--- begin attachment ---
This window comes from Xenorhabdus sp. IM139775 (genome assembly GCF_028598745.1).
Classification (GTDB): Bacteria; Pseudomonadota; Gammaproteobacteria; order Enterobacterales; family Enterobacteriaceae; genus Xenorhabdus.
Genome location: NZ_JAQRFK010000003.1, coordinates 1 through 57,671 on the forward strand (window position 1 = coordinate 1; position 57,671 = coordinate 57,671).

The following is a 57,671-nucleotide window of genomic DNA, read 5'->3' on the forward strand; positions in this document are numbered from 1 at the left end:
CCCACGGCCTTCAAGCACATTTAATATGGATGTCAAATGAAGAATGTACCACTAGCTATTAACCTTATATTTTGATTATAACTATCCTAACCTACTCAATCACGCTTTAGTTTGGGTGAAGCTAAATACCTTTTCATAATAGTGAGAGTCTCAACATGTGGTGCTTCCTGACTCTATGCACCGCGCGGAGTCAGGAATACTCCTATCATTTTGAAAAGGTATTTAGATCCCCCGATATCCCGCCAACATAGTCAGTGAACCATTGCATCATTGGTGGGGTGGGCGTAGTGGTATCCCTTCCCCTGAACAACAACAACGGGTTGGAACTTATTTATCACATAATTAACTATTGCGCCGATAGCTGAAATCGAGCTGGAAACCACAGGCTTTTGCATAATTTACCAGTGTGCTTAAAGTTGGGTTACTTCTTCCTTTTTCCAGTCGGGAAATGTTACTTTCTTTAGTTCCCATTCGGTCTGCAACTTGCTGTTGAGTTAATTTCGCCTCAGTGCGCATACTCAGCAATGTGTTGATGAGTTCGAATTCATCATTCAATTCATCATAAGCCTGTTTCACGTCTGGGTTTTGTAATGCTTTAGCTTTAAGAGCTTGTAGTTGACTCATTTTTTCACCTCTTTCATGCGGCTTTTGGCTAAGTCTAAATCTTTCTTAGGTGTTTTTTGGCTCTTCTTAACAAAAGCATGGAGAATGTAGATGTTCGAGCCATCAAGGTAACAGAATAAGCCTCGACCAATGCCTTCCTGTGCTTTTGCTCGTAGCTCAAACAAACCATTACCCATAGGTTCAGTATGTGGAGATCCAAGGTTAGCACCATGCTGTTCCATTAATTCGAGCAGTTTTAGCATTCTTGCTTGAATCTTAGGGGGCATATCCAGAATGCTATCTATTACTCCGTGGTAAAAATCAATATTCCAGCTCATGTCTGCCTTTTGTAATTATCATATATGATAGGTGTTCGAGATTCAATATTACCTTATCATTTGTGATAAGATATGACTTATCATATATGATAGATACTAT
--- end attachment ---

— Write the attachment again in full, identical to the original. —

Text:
This window comes from Xenorhabdus sp. IM139775 (genome assembly GCF_028598745.1).
Classification (GTDB): Bacteria; Pseudomonadota; Gammaproteobacteria; order Enterobacterales; family Enterobacteriaceae; genus Xenorhabdus.
Genome location: NZ_JAQRFK010000003.1, coordinates 1 through 57,671 on the forward strand (window position 1 = coordinate 1; position 57,671 = coordinate 57,671).

The following is a 57,671-nucleotide window of genomic DNA, read 5'->3' on the forward strand; positions in this document are numbered from 1 at the left end:
CCCACGGCCTTCAAGCACATTTAATATGGATGTCAAATGAAGAATGTACCACTAGCTATTAACCTTATATTTTGATTATAACTATCCTAACCTACTCAATCACGCTTTAGTTTGGGTGAAGCTAAATACCTTTTCATAATAGTGAGAGTCTCAACATGTGGTGCTTCCTGACTCTATGCACCGCGCGGAGTCAGGAATACTCCTATCATTTTGAAAAGGTATTTAGATCCCCCGATATCCCGCCAACATAGTCAGTGAACCATTGCATCATTGGTGGGGTGGGCGTAGTGGTATCCCTTCCCCTGAACAACAACAACGGGTTGGAACTTATTTATCACATAATTAACTATTGCGCCGATAGCTGAAATCGAGCTGGAAACCACAGGCTTTTGCATAATTTACCAGTGTGCTTAAAGTTGGGTTACTTCTTCCTTTTTCCAGTCGGGAAATGTTACTTTCTTTAGTTCCCATTCGGTCTGCAACTTGCTGTTGAGTTAATTTCGCCTCAGTGCGCATACTCAGCAATGTGTTGATGAGTTCGAATTCATCATTCAATTCATCATAAGCCTGTTTCACGTCTGGGTTTTGTAATGCTTTAGCTTTAAGAGCTTGTAGTTGACTCATTTTTTCACCTCTTTCATGCGGCTTTTGGCTAAGTCTAAATCTTTCTTAGGTGTTTTTTGGCTCTTCTTAACAAAAGCATGGAGAATGTAGATGTTCGAGCCATCAAGGTAACAGAATAAGCCTCGACCAATGCCTTCCTGTGCTTTTGCTCGTAGCTCAAACAAACCATTACCCATAGGTTCAGTATGTGGAGATCCAAGGTTAGCACCATGCTGTTCCATTAATTCGAGCAGTTTTAGCATTCTTGCTTGAATCTTAGGGGGCATATCCAGAATGCTATCTATTACTCCGTGGTAAAAATCAATATTCCAGCTCATGTCTGCCTTTTGTAATTATCATATATGATAGGTGTTCGAGATTCAATATTACCTTATCATTTGTGATAAGATATGACTTATCATATATGATAGATACTAT